You’re an adult, accomplished in your field of expertise looking to push forward with your life and make big career gains. But one thing stands in your way – networking. The way to meet people, gain new opportunities and increase your career potential in endless amounts.
The problem? You hate it.
Do not fear – you are not on your own. Networking can be horrific for some people. Sterile, wide open personality-less rooms filled with hundreds or thousands of people with name stickers. Lots of nervous energy and sweaty handshakes with people browsing corporate displays and chatting to other people – all parties trying to make the most of the situation. And in amongst all this schmoozing and pretence, you have to somehow try and make real connections with people.
Networking is an art, and some people are incredible at it. It enables us to get new clients, make potential business partnerships, gain new jobs and headhunt fresh employee talent. But for some of us, despite all the many positives, networking events are truly horrible experiences.
So how do you network when you hate networking? Here’s how;
It’s important in life to always be interested in the person you are talking with. Everyone loves to talk about themselves so one instant way to hold someone’s attention is to actually let them talk about themselves. Enter into conversations, not one way rehearsed pitches where you spend the entire social opportunity blasting the person you’re with, with reams of information. They will shut down and won’t remember you as anything but the try-hard guy who constantly spoke about himself. If you’re an introvert this is the ideal scenario for you as the spotlight isn’t on you. Ask questions, listen and be interested – it’s a quality everyone appreciates.
Leave a Lasting Impression
Your key tool when networking is your business card, so if yours is as dull as a book about cloud formations, you’re going to basically be sealing your incredible conversation with a limp handshake. That is what a rubbish business card is – a limp handshake. Use bright colours, design it well so it stands out and make sure it is high quality card. If you had to have a limp, flimsy, low quality card represent you or a strong, high quality, attractive card represent you, which would you choose? Leave your new connection with the business card equivalent of a strong handshake – make your card stand out amongst the hundreds of others they may acquire throughout the day.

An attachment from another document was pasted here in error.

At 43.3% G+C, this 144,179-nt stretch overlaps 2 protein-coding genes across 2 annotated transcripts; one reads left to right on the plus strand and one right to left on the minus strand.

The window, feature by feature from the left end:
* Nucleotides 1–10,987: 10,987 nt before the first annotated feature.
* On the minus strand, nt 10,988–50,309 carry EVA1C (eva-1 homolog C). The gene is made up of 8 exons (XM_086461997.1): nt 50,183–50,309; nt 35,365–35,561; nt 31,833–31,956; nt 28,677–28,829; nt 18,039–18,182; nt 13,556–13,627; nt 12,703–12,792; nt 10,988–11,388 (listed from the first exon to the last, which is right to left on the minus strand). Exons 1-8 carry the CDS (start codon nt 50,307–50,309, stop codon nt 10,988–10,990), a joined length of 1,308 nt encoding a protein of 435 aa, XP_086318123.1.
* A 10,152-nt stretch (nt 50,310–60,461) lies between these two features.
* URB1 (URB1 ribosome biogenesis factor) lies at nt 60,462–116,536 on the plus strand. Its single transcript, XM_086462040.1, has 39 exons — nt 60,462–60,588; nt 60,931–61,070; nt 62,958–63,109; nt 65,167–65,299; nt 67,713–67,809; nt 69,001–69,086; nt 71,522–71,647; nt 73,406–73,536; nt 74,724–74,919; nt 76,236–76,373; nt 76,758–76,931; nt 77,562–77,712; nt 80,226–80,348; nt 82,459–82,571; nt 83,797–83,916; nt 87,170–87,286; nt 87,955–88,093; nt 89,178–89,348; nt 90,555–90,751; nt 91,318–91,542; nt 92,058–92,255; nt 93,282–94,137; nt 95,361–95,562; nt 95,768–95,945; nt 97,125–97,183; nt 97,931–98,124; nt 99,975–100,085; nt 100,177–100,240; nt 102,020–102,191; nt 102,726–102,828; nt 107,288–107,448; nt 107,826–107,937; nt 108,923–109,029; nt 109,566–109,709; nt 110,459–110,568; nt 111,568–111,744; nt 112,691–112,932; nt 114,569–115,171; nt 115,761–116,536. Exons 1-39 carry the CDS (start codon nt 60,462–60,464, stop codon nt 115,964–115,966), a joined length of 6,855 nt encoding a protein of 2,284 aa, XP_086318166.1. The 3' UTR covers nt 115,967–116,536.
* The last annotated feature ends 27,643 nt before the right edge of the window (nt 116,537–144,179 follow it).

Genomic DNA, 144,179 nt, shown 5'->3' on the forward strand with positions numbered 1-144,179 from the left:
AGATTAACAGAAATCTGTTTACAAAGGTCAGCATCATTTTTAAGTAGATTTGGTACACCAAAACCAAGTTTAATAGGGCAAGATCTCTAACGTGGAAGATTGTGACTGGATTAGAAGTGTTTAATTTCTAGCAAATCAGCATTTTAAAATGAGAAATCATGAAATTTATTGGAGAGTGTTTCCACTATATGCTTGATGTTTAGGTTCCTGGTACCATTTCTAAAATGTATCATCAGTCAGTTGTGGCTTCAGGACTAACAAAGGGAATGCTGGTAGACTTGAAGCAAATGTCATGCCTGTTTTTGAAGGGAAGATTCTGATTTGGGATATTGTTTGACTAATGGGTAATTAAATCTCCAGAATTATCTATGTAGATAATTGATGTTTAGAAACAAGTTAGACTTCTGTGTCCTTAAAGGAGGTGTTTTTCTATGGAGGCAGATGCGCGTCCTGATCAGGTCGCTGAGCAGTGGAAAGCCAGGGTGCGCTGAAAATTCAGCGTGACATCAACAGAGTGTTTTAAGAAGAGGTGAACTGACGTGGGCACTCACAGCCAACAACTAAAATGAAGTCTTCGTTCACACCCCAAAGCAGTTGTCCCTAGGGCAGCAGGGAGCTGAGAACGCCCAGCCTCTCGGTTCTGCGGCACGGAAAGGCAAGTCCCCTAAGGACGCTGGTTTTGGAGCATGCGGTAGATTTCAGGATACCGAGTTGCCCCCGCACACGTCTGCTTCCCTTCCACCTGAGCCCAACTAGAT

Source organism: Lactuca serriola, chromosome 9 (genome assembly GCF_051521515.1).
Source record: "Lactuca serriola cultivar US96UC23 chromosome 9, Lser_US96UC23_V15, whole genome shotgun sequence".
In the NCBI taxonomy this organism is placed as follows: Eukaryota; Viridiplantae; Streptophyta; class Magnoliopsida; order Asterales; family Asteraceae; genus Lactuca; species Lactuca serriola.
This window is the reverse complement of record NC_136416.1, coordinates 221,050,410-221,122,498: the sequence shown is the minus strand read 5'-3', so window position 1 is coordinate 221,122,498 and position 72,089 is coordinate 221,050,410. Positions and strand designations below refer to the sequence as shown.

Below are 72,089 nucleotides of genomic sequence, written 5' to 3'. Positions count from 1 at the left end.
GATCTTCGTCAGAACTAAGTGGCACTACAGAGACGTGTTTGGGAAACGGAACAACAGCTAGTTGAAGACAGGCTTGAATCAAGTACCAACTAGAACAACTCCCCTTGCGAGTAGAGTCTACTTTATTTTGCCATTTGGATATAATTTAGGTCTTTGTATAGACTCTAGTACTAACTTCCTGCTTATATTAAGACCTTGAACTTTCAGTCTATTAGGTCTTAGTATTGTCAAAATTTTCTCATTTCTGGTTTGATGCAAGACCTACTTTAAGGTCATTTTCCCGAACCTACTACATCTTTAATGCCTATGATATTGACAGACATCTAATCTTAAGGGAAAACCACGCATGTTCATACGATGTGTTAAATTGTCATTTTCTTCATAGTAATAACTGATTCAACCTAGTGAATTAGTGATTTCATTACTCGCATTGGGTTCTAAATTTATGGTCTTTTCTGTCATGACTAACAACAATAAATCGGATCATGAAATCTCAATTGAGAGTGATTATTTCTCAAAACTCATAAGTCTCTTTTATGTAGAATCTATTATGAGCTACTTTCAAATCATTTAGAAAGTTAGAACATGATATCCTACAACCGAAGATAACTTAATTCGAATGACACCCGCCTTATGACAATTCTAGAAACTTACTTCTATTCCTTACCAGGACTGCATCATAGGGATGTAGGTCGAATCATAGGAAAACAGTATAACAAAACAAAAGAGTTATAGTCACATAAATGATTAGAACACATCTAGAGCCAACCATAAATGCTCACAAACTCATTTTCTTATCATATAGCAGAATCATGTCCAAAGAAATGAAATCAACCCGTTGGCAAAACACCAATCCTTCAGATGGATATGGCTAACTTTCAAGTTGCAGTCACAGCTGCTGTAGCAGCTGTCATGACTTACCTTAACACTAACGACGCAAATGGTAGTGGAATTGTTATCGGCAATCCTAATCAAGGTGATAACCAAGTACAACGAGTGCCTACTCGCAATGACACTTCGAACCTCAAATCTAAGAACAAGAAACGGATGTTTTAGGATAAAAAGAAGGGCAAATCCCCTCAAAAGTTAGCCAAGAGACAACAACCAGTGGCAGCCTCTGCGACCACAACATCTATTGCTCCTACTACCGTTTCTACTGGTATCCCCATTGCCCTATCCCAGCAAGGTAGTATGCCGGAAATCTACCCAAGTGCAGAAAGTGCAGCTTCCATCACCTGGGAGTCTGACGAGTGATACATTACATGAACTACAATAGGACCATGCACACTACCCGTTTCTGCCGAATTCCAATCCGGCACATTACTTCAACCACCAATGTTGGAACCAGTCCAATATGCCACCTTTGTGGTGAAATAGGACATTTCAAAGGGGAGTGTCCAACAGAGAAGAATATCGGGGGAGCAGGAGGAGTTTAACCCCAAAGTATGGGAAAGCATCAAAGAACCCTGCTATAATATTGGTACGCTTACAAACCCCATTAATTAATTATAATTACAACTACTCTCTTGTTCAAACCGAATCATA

Go For Smaller Groups
When you are introverted, you generally don’t do well in large groups of people full of large personalities. The first thing you need to do is get to your networking event early so you have less people to approach and more of an intimate atmosphere. You’ll also get the ‘early bird’ benefit of catching people before they are overwhelmed with meeting people and swapping details.
Network within Your Company
One mistake a lot of people make is forgetting the networking opportunities within their own company. It might be the case Deborah from HR knows of a promotion coming up in a few months you would be perfect for, or Colin from accounts is looking at putting someone forward for a new training programme but neither of them know you, so wouldn’t know you were interested. Network within your company by meeting people on work events and saying hi and striking up conversations in and around the office, you might be surprised how beneficial knowing people in different departments is.
Make Sure You Do Follow Ups
In order for a contact to be successful you have to follow up within around 24 hours to 48 hours after the networking event. It helps when following up to include details of the exchange you had with the person when you exchanged details. As you will be speaking with lots of different people all day, you may well struggle to remember details about each and every person attached to each business card. How do you resolve this problem? Write down a couple of notes on each business card after your exchange. Simple things like – enjoys shooting or supports Man United. Include personal details in your email or phone call and it will be appreciated – generic doesn’t work well for networking follow up communications. You may as well make the follow-up count – you put yourself through the networking event, you deserve a payoff!
Remember, networking isn’t fun for a lot of people, but it is beneficial. Keep in mind that it is just a couple of hours of your life that could make a huge difference with the company you work for, your career and your confidence – make the most of it.